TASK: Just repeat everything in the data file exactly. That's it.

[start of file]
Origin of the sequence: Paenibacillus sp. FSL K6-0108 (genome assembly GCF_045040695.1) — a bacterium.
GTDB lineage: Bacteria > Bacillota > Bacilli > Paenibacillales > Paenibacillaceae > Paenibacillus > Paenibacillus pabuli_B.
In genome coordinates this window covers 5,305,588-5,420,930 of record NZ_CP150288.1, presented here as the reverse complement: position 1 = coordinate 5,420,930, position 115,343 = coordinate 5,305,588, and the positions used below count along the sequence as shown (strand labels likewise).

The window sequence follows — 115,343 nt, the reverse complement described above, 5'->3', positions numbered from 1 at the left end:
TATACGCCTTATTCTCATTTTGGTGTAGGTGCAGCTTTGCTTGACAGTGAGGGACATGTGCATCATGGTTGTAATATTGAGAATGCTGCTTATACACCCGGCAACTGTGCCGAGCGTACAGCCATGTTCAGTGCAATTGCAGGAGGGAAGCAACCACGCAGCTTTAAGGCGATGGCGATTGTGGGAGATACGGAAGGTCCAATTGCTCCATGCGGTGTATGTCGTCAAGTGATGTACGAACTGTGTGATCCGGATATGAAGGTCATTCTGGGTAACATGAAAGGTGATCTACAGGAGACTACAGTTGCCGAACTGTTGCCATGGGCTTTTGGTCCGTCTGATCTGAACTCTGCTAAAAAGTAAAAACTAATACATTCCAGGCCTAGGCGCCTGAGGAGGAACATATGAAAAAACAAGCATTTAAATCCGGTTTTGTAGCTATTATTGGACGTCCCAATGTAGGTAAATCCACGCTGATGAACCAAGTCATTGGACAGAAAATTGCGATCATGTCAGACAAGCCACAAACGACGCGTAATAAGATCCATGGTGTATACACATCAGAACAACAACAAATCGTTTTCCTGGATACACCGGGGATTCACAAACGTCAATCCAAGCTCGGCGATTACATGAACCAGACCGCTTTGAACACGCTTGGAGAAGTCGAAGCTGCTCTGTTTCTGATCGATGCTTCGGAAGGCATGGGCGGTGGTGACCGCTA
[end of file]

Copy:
Origin of the sequence: Paenibacillus sp. FSL K6-0108 (genome assembly GCF_045040695.1) — a bacterium.
GTDB lineage: Bacteria > Bacillota > Bacilli > Paenibacillales > Paenibacillaceae > Paenibacillus > Paenibacillus pabuli_B.
In genome coordinates this window covers 5,305,588-5,420,930 of record NZ_CP150288.1, presented here as the reverse complement: position 1 = coordinate 5,420,930, position 115,343 = coordinate 5,305,588, and the positions used below count along the sequence as shown (strand labels likewise).

The window sequence follows — 115,343 nt, the reverse complement described above, 5'->3', positions numbered from 1 at the left end:
TATACGCCTTATTCTCATTTTGGTGTAGGTGCAGCTTTGCTTGACAGTGAGGGACATGTGCATCATGGTTGTAATATTGAGAATGCTGCTTATACACCCGGCAACTGTGCCGAGCGTACAGCCATGTTCAGTGCAATTGCAGGAGGGAAGCAACCACGCAGCTTTAAGGCGATGGCGATTGTGGGAGATACGGAAGGTCCAATTGCTCCATGCGGTGTATGTCGTCAAGTGATGTACGAACTGTGTGATCCGGATATGAAGGTCATTCTGGGTAACATGAAAGGTGATCTACAGGAGACTACAGTTGCCGAACTGTTGCCATGGGCTTTTGGTCCGTCTGATCTGAACTCTGCTAAAAAGTAAAAACTAATACATTCCAGGCCTAGGCGCCTGAGGAGGAACATATGAAAAAACAAGCATTTAAATCCGGTTTTGTAGCTATTATTGGACGTCCCAATGTAGGTAAATCCACGCTGATGAACCAAGTCATTGGACAGAAAATTGCGATCATGTCAGACAAGCCACAAACGACGCGTAATAAGATCCATGGTGTATACACATCAGAACAACAACAAATCGTTTTCCTGGATACACCGGGGATTCACAAACGTCAATCCAAGCTCGGCGATTACATGAACCAGACCGCTTTGAACACGCTTGGAGAAGTCGAAGCTGCTCTGTTTCTGATCGATGCTTCGGAAGGCATGGGCGGTGGTGACCGCTA